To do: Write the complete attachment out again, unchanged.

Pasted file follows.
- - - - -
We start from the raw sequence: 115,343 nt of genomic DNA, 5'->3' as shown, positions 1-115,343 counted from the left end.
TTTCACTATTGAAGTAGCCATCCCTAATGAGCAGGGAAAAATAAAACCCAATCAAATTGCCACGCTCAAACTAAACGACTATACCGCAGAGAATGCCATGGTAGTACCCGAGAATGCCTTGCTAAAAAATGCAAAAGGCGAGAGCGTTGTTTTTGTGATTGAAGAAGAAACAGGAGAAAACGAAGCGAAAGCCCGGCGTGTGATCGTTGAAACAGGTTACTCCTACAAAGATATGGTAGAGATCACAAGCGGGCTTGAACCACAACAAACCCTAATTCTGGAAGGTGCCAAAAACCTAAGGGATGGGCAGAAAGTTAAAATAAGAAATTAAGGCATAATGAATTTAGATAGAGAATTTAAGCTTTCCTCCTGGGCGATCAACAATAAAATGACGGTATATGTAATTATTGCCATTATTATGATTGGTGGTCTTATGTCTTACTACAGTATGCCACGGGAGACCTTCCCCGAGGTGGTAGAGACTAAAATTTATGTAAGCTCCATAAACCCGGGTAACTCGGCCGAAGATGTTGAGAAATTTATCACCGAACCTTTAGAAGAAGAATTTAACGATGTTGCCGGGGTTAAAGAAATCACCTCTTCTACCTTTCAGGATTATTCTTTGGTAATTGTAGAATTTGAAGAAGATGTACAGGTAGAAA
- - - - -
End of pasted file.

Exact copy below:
We start from the raw sequence: 115,343 nt of genomic DNA, 5'->3' as shown, positions 1-115,343 counted from the left end.
TTTCACTATTGAAGTAGCCATCCCTAATGAGCAGGGAAAAATAAAACCCAATCAAATTGCCACGCTCAAACTAAACGACTATACCGCAGAGAATGCCATGGTAGTACCCGAGAATGCCTTGCTAAAAAATGCAAAAGGCGAGAGCGTTGTTTTTGTGATTGAAGAAGAAACAGGAGAAAACGAAGCGAAAGCCCGGCGTGTGATCGTTGAAACAGGTTACTCCTACAAAGATATGGTAGAGATCACAAGCGGGCTTGAACCACAACAAACCCTAATTCTGGAAGGTGCCAAAAACCTAAGGGATGGGCAGAAAGTTAAAATAAGAAATTAAGGCATAATGAATTTAGATAGAGAATTTAAGCTTTCCTCCTGGGCGATCAACAATAAAATGACGGTATATGTAATTATTGCCATTATTATGATTGGTGGTCTTATGTCTTACTACAGTATGCCACGGGAGACCTTCCCCGAGGTGGTAGAGACTAAAATTTATGTAAGCTCCATAAACCCGGGTAACTCGGCCGAAGATGTTGAGAAATTTATCACCGAACCTTTAGAAGAAGAATTTAACGATGTTGCCGGGGTTAAAGAAATCACCTCTTCTACCTTTCAGGATTATTCTTTGGTAATTGTAGAATTTGAAGAAGATGTACAGGTAGAAA